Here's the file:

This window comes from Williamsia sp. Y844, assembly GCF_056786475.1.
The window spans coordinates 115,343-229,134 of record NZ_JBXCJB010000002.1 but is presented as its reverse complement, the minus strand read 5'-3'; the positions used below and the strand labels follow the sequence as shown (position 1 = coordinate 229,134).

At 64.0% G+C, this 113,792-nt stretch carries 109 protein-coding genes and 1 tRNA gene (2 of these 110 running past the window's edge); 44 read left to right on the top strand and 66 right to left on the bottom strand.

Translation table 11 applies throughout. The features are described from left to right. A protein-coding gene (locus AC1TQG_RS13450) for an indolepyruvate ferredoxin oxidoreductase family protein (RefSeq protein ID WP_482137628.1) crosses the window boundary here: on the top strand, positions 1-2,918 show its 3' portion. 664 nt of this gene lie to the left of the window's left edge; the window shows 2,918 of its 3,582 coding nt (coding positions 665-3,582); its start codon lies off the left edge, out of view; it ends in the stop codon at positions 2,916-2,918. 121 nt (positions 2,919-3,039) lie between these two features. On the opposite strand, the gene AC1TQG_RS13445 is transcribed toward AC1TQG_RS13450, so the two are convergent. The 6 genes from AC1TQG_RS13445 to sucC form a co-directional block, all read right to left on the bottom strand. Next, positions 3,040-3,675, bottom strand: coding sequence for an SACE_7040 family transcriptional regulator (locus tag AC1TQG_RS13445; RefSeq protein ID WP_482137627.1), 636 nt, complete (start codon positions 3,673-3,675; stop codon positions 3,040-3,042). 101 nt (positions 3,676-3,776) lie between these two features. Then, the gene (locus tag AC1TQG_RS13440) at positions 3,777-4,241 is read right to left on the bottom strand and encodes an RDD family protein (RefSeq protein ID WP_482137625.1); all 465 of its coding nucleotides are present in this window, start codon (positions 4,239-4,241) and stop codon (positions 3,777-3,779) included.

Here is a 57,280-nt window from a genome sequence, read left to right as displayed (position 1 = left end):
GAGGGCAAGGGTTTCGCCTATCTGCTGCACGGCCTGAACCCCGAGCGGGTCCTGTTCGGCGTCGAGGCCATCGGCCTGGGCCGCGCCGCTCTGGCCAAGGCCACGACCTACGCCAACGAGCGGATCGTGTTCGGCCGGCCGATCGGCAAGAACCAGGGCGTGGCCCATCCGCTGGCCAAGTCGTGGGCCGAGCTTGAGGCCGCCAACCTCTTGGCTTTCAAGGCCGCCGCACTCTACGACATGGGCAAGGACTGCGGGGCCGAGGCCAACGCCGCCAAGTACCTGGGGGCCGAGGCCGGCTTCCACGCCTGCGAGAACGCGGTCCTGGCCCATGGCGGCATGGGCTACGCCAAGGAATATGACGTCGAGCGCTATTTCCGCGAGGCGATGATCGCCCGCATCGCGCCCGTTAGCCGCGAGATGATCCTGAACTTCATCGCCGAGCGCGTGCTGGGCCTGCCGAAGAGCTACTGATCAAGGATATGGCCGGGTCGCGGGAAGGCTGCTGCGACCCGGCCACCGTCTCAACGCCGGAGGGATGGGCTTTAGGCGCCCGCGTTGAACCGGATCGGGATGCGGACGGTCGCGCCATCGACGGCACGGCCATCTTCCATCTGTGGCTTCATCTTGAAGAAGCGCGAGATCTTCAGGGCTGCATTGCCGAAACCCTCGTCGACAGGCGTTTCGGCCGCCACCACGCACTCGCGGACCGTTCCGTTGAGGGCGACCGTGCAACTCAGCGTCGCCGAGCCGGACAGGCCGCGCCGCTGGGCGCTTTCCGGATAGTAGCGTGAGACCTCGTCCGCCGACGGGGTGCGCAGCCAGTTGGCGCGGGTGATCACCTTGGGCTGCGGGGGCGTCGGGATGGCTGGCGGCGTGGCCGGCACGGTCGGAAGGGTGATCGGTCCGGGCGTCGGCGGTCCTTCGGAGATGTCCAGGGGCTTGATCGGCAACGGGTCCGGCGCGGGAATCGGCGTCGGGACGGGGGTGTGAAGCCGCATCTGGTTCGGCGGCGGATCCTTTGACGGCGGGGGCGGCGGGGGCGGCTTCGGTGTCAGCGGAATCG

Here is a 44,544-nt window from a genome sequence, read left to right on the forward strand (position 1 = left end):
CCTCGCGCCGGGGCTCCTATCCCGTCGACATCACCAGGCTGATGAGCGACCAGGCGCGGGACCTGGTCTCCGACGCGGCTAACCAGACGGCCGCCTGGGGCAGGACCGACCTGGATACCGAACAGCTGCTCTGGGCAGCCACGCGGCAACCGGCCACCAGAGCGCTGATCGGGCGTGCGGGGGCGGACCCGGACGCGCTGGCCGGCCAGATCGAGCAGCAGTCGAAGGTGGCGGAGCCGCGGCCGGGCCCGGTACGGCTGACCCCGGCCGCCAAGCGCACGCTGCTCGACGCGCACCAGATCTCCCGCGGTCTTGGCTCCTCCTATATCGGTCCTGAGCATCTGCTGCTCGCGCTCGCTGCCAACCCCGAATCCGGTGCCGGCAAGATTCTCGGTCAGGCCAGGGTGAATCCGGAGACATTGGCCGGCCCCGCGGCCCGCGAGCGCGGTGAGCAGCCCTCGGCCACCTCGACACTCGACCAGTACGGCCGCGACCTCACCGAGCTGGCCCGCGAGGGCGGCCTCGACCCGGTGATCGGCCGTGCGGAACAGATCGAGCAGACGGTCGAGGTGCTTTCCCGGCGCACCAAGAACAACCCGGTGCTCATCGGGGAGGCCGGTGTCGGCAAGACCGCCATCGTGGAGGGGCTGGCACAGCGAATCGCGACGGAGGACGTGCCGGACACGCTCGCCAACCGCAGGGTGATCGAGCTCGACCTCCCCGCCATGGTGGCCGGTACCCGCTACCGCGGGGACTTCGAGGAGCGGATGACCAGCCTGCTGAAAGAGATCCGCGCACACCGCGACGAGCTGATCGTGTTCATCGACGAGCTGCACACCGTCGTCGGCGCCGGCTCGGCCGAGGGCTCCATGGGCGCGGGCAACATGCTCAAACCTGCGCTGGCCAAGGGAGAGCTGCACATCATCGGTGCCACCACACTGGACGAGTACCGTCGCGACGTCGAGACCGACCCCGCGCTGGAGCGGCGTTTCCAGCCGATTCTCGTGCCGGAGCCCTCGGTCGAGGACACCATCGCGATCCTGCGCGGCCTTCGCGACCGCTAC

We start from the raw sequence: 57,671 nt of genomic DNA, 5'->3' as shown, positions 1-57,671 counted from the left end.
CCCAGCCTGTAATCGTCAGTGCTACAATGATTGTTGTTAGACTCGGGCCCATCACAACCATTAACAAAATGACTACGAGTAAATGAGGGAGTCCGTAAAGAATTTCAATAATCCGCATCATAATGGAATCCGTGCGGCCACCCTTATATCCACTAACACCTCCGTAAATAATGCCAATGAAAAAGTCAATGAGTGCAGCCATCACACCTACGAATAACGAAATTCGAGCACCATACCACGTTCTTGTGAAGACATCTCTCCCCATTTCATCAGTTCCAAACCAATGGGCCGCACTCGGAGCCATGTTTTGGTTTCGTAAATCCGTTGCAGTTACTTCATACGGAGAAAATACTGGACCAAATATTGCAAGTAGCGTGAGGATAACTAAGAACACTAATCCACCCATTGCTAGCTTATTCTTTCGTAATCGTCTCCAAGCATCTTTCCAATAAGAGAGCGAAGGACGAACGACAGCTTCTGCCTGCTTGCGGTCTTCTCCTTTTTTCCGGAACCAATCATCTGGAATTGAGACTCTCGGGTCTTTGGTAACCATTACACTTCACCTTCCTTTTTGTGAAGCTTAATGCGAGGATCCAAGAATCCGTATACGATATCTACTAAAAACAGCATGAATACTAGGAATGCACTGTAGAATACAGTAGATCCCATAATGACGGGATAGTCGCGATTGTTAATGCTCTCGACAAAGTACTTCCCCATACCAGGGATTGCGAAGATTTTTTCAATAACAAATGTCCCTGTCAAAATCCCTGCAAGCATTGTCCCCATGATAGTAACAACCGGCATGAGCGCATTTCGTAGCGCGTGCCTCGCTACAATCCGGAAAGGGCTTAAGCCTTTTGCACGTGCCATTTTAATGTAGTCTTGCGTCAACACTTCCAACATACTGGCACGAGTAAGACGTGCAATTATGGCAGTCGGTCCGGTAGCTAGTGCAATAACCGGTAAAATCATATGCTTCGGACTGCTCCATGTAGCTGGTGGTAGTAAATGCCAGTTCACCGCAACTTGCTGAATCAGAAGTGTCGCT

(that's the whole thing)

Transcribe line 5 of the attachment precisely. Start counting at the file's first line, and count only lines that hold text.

Here is a 57,280-nt window from a genome sequence, read left to right as displayed (position 1 = left end):